Publication detailsBeckmann, J.F. (2010). Taming a beast of burden - On some issues with the conceptualisation and operationalisation of cognitive load. Learning and Instruction 20(3): 250-264.
- Publication type: Journal Article
- ISSN/ISBN: 0959-4752
- DOI: 10.1016/j.learninstruc.2009.02.024
- Keywords: Cognitive load theory, Complexity, Instructional design, Element interactivity, Individual differences.
- Further publication details on publisher web site
- Durham Research Online (DRO) - may include full text
Author(s) from Durham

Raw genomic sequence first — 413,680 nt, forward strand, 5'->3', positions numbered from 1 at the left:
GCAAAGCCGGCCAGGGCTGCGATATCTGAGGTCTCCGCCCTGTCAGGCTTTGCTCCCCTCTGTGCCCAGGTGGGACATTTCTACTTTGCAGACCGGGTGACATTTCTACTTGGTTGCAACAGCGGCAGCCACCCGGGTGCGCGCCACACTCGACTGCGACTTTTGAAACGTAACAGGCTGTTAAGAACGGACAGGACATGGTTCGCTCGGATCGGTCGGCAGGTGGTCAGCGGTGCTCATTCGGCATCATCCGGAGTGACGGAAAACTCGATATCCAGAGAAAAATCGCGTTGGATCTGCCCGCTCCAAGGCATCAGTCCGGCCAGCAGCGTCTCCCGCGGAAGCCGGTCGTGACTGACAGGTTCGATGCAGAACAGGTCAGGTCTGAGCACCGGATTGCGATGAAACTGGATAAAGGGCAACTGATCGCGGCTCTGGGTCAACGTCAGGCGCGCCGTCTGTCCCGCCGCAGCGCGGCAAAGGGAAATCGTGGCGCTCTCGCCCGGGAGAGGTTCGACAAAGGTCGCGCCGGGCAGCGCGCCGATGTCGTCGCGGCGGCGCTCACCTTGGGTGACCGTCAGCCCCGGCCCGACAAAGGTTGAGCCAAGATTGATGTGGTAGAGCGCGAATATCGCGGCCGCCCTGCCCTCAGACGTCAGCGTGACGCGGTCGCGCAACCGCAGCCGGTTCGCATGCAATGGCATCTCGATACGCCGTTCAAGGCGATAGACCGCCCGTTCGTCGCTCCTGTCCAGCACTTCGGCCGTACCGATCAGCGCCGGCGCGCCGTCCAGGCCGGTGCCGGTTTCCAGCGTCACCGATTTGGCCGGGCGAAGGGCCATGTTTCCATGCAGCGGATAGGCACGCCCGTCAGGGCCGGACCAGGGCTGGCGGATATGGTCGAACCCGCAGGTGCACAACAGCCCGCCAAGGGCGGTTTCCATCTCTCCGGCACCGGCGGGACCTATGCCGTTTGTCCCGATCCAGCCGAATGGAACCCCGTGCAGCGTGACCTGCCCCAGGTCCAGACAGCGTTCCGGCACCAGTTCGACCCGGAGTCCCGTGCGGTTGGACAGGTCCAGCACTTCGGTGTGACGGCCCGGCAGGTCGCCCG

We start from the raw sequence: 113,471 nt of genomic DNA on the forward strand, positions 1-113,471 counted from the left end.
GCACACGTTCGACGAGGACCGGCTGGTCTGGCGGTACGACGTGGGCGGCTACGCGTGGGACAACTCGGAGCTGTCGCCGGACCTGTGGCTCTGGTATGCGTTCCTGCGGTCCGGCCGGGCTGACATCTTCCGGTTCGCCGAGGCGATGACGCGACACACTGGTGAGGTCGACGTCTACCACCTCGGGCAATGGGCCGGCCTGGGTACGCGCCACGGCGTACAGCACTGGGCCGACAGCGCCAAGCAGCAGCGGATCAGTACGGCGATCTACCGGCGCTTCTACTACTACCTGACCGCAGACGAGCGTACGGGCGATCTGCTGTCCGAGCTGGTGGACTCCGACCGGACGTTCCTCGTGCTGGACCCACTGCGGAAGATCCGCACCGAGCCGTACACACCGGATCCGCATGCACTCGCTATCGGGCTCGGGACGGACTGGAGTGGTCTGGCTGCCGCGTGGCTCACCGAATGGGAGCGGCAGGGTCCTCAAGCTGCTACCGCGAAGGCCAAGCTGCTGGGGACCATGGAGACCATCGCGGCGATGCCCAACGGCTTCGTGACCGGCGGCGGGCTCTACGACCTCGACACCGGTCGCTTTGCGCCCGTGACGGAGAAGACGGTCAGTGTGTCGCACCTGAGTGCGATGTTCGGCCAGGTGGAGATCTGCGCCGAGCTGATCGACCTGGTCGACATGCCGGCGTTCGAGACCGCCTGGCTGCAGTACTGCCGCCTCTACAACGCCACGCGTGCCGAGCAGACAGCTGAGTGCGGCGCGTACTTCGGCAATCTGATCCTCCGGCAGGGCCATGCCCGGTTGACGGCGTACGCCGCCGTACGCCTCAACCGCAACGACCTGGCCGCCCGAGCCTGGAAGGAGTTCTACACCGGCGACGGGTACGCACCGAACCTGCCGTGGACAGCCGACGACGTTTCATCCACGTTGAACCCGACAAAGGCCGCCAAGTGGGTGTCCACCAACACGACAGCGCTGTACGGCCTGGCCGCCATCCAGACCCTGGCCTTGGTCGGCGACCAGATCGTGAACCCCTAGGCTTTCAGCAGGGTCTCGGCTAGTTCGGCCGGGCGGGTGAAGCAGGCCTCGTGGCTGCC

Research on cognitive load theory (CLT) has not yet provided facet-specific measures of cognitive load. The lack of valid methods to measure intrinsic, extraneous and germane cognitive load makes it difficult to empirically test theoretical explanations of effects caused by manipulations of instructional designs. This situation also imposes challenges to testing CLT as a theory. This paper critically reflects the conceptualisation of CLT's core concept and the implications for its operationalisation. In order to address some of the challenges we propose a complexity framework that allows the derivation of a priori estimates of mental load that go beyond CLT's notion of element interactivity. In a study we test hypotheses with regard to effects of the variation of sources for intrinsic cognitive load (increase of complexity within tasks) and the variation of sources for extraneous cognitive load (reduction of extraneous cognitive load between tasks) in three ability groups. Complexity-based estimates prove superior to element interactivity-based estimates of mental load in the prediction of performance outcomes. Results also indicate that individual differences in information-processing capacity determine to what extent complexity is reflected as cognitive load. In this respect the proposed framework extends the focus of CLT beyond the discussion of the role of prior knowledge and acquired levels of expertise.